While the Yamadori and Walter Pall trees at Nature’s Way were tough to ignore, there were many other bonsai, old and young, that made the day a simply awesome experience.do not pass Natures Way up! Thank god most of these species don’t thrive in the Mississippi heat, or I would’ve blown every cent I have!
Ed works on a collected Larch in David Easterbrook’s Workshop -at Nature’s Way
David Easterbrook, Toriumi,and Endo
Saturday I sent my friends on their way back to Japan, after they invited me to take them next year to Oregon and California, to see the Artisan’s Cup, meet American Bonsaists from all over the country, American Potters at the Vendors area, and see some local bonsai nurseries either before or after the exhibit. I look forward to hanging out with them again wholeheartedly, and can’t wait to see some of the friends we made on this trip again next year.
Toriumi and Endo in front of the main display area at International Bonsai Arboretum
Later Saturday morning, I returned to the International Bonsai Arboretum to enjoy the trees without the pressure of a schedule, and wasn’t disappointed. Bill had a beginners workshop going on, and gave a great presentation and lecture on Shohin Bonsai(and kindly put up with my chiming in about containers, as I’m wont to do). I got to meet some of Bill’s senior crew(it was especially nice talking with Jon Robbins and Mark Arpag), watch Mr. Carapella change the front(again)on an awesome yamadori thuja, and had a great time rummaging through Bill’s container collection, with every pile turning up new gems: pre-Pine Garden-Delaware Pottery Bravermans, awesome Hagedorns, middle crossing Chinese antiques, and the most expansive collection of old and cool Tokoname I’ve seen. I was mocked! Mocked I tell you! When I couldn’t tear myself away from the containers to watch more critique and setup of a shohin bonsai display for Bill’s upcoming book, celebrating his 50 years of creating Bonsai. Laugh all you want, Mark and Jon! 😉
Pots at the International Bonsai Arboretum…I only made it through 4 shelves…15 more to go, next time.
This was a fantastic journey and a great time was had by all 3 of us. If you get the time, and are anywhere near the northeast, I’d recommend stopping in to see any of these places; they are all great and truly represent the spirit and quality of American Bonsai.
Great two part post! Nice tour. A good fix of bonsai before winter. The question that comes to my mind is…how many pots did you buy? Thanks for sharing the pics.
Not a damn one! I actually brought a gift or two along, so I ended with a negative pot balance!
Thanks for the great tour. Fantastic look at places that don’t get much press.
FWIW, while you were at Nature’s Way, you were only about half an hour away from bonsai potter Ron Lang’s workshop and kiln. It would have been a great place to see an American bonsai potter at work for your friends.
Mark, I know, we were pretty close to Ron’s! I told the guys and they wanted to keep going on back. At that point, with nearly 24 hours drive time behind us, even a 2 hour detour was too much!
The large pine with the hollowed out trunk at Natures Way Nursery – is a Limber Pine – collected by Randy Knight I believe. Wonderful photos of your trip…..
Thanks for the clarification Tom. Most were Randy collected, and picked out by Walter to bring to Natures Way, whence the “WP collected tree” moniker comes. Thanks again!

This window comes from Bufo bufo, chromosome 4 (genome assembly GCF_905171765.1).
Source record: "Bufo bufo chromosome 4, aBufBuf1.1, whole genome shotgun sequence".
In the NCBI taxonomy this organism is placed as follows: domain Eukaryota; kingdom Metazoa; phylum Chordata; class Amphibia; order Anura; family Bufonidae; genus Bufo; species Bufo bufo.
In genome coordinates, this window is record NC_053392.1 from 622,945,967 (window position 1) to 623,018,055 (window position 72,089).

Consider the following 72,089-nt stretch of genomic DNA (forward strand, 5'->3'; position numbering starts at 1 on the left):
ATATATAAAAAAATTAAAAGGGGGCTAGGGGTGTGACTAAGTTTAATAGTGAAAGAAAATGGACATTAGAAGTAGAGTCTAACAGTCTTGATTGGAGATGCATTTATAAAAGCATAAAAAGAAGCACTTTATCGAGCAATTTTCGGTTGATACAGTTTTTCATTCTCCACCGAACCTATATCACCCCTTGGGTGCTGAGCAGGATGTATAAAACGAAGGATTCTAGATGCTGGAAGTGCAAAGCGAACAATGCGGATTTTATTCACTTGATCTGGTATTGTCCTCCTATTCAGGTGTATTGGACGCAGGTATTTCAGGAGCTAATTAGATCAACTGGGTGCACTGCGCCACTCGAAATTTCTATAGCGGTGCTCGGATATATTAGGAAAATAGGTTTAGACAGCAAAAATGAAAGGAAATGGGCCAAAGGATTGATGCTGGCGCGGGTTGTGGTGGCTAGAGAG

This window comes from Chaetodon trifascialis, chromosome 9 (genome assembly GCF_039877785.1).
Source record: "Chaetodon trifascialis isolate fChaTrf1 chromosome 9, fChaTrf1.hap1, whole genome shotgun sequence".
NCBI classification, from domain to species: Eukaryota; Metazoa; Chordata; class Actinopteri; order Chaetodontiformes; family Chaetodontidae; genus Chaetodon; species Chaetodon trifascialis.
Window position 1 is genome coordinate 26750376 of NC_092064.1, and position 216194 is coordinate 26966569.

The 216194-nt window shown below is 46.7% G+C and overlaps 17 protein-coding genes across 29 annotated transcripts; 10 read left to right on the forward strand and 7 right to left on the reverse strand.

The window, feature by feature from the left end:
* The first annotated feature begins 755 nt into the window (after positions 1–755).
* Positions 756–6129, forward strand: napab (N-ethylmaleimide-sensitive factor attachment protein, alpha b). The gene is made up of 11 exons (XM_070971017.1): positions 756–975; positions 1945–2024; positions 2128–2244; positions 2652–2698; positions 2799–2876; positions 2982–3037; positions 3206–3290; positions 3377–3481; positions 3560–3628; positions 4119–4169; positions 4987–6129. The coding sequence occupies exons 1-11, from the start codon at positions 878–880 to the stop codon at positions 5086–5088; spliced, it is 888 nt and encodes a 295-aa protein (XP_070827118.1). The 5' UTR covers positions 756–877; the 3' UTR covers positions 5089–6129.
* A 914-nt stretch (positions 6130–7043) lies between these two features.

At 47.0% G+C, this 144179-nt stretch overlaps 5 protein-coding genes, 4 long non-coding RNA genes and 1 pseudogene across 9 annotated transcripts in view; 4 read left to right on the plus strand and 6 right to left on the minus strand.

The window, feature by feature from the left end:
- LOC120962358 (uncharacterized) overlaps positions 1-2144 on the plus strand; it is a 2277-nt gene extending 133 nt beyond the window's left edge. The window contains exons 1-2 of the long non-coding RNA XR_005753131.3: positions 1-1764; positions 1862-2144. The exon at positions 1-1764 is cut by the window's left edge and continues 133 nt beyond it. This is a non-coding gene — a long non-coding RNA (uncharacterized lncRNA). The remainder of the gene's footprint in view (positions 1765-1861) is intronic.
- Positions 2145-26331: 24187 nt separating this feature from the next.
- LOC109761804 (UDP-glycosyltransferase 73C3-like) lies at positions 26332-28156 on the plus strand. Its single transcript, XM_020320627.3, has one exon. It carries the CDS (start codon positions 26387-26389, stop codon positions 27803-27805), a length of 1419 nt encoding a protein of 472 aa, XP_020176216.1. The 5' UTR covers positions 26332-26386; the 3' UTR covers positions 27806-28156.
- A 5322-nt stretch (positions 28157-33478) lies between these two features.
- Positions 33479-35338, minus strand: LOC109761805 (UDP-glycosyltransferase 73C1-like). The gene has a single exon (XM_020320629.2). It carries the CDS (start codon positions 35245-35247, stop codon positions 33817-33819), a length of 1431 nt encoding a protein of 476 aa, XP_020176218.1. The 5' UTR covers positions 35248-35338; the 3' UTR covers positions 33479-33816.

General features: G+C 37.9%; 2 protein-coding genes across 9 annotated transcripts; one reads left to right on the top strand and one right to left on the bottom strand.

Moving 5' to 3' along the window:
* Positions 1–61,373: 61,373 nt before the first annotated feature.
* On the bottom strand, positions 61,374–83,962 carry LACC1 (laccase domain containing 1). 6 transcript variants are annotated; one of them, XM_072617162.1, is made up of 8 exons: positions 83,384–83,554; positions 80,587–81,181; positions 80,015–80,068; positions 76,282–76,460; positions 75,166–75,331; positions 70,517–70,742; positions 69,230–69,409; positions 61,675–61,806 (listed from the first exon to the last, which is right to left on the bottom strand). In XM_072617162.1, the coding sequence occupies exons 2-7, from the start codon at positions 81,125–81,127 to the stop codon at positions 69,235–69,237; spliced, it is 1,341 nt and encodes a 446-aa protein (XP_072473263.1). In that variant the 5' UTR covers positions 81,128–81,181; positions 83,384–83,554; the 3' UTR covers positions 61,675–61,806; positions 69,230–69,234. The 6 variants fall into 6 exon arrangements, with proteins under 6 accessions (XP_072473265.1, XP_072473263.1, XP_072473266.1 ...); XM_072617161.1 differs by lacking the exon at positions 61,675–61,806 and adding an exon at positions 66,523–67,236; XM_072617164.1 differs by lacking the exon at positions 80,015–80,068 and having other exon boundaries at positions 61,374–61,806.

I had no clue half of these places existed. Damnit…now I’ve got a longer bucket list. Thanks Ryan…jerk! lol — Joking. Really, thank you for everything. I absolutely have to go see the Kennett Collection now. . . . Awesome abundance of pictures, by the way! ;-D
Be sure to contact Mr. Paul if you’re ever trying to see the Kennet Collection. It’s a private collection and garden, even the website is restricted access. That being said, Doug is a very approachable and very nice guy(while it’s well known, and oft lauded or derided that Doug is an American potter fanatic, it’s less known that he has some killer taste in Eastern pots, he picked up 4 of the nicest Bushuan I’ve ever seen from me, in addition to some Ryusei, all of which I wouldn’t have minded sticking around!!). It helps, I’m sure, to have a group.
All the nurseries mentioned can be well explored in 4 days, leaving the majority of travel time for after 5 pm, and if you stick to Red Roof Inns, fairly inexpensively!
wow Ryan, I knew the US had some great material and trees but i didnt quite realise just how good you guys have it over there! Some amazing trees! Thanks for sharing them.
Don’t let the smooth taste fool you, these bonsai are not what is typical, especially in my area! It’s my opinion(one shared by several pros in the US) that The Kennett Collection is one of top 10 private collections outside of Japan. And the Walter Pall trees at Natures Way, many were collected by Randy Knight(widely thought to be the best yamadori bloodhound around) and hand picked by Herr Pall. Bill at International Bonsai has been doing Bonsai for 50 years, and Suthin for half a decade shy of that. Not your average American Bonsai gardens, by any means, but certainly something for us, as Americans, to reference and aspire to as so many professionals begin to feed us the “reality” of the state of bonsai in America, relative to Europe and Japan.
Mocked? No,Maybe teased a little! We all enjoy a healthly obsession. It was great to meet you!
Healthy? Ha! Great to meet you guys too, Marc! I assure you I’ll be back up that way soon!
I don’t think we were really mocking. 🙂 Although, Marc and I were wondering if you were lost in all the pots.
Says you! Lol. I did get a little lost up in that attic. I had a great time up there, it was nice to meet you and Marc. I was outside in shorts wiring yesterday…if it wasn’t for moments like that, I’d seriously consider moving up there 🙂
Outside, shorts, wiring – Jealous!! All my bonsai are away in the garage. We had several inches of snow yesterday. I was bringing it into the garage and covering the soil surface so when the temps warm up all the bonsai get watered.
Yep, it was a balmy 65 yesterday. Lows around 40 here. Man, I don’t see how you guys do it!